Post-secondary education requirements

Most employers will have a sense as to the qualifications, designations and/or certifications that an applicant must possess for the performance of their tasks.  For instance, to be employed in certain skilled trades in Ontario, a worker must have a provincial certificate of qualification. Therefore, if the position requires a particular level of certification or education, then that level of attainment should be clearly set out in the job advertisement and/or job description. However, in assessing a candidate’s post-secondary education, the employer must guard against discriminating on the basis of age. For example, a complaint based on age-related discrimination may arise if an employer was to ask a candidate about the date they were awarded their diploma or degree. Although carrying out education-related verification is sensible, it can be completed after the applicant has been given a conditional offer of employment.

Finally, employers should also be aware that they risk discriminating against applicants on a prohibited ground where the job's requirements are “inflated”. An example of such inflation may arise where the position requires a university degree when a high school diploma will do. It is therefore important that the requirements or duties for employment as set out in the job advertisement be reasonable, genuine and directly related to the performance of the job.


1http://www.chamber.ca/images/uploads/Reports/2011/EconomicOutlook111228.pdf at page 3.
2http://www.ohrc.on.ca/en/human-rights-work-2008-third-edition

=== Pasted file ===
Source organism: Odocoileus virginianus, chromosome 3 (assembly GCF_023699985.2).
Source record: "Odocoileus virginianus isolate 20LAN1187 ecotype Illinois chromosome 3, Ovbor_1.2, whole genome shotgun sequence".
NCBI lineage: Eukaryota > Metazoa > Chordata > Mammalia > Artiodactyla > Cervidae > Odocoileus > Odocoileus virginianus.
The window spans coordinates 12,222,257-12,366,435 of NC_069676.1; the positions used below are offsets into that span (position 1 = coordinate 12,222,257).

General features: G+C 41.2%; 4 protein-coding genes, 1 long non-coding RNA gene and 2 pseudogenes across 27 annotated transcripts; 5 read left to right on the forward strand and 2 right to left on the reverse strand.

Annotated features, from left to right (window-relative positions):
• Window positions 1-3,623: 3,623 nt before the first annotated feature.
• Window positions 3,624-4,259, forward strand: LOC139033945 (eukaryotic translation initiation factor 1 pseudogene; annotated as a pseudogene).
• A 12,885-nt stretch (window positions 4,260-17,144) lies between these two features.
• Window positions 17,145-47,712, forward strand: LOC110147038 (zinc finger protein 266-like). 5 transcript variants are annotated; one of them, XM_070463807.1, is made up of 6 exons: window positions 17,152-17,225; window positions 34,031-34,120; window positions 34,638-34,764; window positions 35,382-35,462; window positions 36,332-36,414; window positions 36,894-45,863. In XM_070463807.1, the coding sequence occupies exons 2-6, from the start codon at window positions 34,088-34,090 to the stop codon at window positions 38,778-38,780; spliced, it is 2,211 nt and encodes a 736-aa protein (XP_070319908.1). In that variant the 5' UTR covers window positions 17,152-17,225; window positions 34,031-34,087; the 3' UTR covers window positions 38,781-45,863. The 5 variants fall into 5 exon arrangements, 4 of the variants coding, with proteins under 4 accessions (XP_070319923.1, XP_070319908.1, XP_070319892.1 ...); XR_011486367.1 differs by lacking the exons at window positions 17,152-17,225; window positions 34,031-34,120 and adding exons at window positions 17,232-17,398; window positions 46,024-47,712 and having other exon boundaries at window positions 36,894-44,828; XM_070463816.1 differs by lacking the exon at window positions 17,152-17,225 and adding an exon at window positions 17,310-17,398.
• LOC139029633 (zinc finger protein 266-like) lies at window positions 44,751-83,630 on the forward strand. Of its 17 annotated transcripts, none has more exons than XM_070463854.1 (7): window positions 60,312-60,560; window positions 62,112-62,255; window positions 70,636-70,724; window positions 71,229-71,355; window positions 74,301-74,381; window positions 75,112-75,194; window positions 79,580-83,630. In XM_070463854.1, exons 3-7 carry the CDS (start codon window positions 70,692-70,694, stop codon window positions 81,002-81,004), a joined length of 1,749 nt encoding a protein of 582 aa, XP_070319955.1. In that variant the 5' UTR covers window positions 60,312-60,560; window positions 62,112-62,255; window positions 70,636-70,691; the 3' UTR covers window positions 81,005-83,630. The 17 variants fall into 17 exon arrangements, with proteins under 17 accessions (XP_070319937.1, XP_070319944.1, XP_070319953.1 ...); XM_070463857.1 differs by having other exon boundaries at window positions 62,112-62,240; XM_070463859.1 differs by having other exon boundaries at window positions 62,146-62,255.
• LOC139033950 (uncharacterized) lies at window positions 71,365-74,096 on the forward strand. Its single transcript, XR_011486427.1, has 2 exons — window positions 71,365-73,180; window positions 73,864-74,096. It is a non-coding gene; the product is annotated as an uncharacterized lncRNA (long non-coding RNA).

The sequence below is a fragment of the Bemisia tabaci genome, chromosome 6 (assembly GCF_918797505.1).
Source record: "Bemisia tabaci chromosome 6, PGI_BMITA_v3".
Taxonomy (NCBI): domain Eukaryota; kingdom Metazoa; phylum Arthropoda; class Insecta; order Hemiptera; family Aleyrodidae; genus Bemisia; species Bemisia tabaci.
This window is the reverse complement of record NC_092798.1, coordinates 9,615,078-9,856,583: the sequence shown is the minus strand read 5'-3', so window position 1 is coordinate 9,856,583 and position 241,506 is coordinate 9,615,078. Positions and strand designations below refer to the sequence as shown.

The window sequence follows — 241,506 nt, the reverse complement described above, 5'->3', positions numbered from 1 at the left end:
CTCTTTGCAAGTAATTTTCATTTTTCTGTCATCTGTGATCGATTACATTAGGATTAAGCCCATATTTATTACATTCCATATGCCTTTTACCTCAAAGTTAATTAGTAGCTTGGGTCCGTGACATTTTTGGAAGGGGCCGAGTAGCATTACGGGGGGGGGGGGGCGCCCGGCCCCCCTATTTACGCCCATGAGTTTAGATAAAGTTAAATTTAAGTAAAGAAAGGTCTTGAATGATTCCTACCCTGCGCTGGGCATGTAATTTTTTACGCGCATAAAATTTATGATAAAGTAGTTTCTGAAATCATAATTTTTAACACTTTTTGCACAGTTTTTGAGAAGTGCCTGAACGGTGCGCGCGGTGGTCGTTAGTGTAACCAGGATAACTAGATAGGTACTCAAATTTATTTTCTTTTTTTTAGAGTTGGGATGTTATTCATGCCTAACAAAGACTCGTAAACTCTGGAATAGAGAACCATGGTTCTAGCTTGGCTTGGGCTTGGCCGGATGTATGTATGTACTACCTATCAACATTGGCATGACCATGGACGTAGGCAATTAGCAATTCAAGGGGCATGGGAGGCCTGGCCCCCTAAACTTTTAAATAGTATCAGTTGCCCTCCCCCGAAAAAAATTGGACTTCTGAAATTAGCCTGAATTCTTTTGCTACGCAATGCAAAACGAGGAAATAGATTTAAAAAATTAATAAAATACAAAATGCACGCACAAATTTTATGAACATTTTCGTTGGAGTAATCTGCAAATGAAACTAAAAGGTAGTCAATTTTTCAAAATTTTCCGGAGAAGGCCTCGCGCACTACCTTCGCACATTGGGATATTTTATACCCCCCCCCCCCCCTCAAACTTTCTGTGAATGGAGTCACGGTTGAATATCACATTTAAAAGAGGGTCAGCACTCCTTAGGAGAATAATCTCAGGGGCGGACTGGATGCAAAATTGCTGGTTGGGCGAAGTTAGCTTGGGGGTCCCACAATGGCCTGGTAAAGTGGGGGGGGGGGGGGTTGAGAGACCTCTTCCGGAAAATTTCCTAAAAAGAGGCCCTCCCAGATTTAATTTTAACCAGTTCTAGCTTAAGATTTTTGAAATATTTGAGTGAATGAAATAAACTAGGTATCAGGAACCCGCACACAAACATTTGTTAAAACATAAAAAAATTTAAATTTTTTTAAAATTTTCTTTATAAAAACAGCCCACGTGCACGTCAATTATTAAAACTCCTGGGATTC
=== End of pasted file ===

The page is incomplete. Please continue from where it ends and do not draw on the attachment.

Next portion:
3Guide to your rights and responsibilities under the Human Rights Code (January 15, 2009). Available online at: http://www.ohrc.on.ca/en/guide-your-rights-and-responsibilities-under-human-rights-code
4Guide to your rights and responsibilities under the Human Rights Code (January 15, 2009). Available online at: http://www.ohrc.on.ca/en/guide-your-rights-and-responsibilities-under-human-rights-code
5Ontario Ministry of Transportation quick facts. Available online at: http://www.mto.gov.on.ca/english/about/
6See the Ontario Human Rights Commission Policy on requiring a driver's license as a condition of employment. Available online at: http://www.ohrc.on.ca/en/policy-requiring-drivers-licence-condition-employment
7Ibid at page 5.
8Policy on discrimination and language, available online at: http://www.ohrc.on.ca/en/policy-discrimination-and-language
9Human Rights at Work 2008 – Third Edition.  Available online at: http://www.ohrc.on.ca/en/human-rights-work-2008-third-edition?page=human-IV_.html

This content is not intended to provide legal advice or opinion as neither can be given without reference to specific events and situations. © 2017 Nelligan O’Brien Payne LLP.

Service: Business Law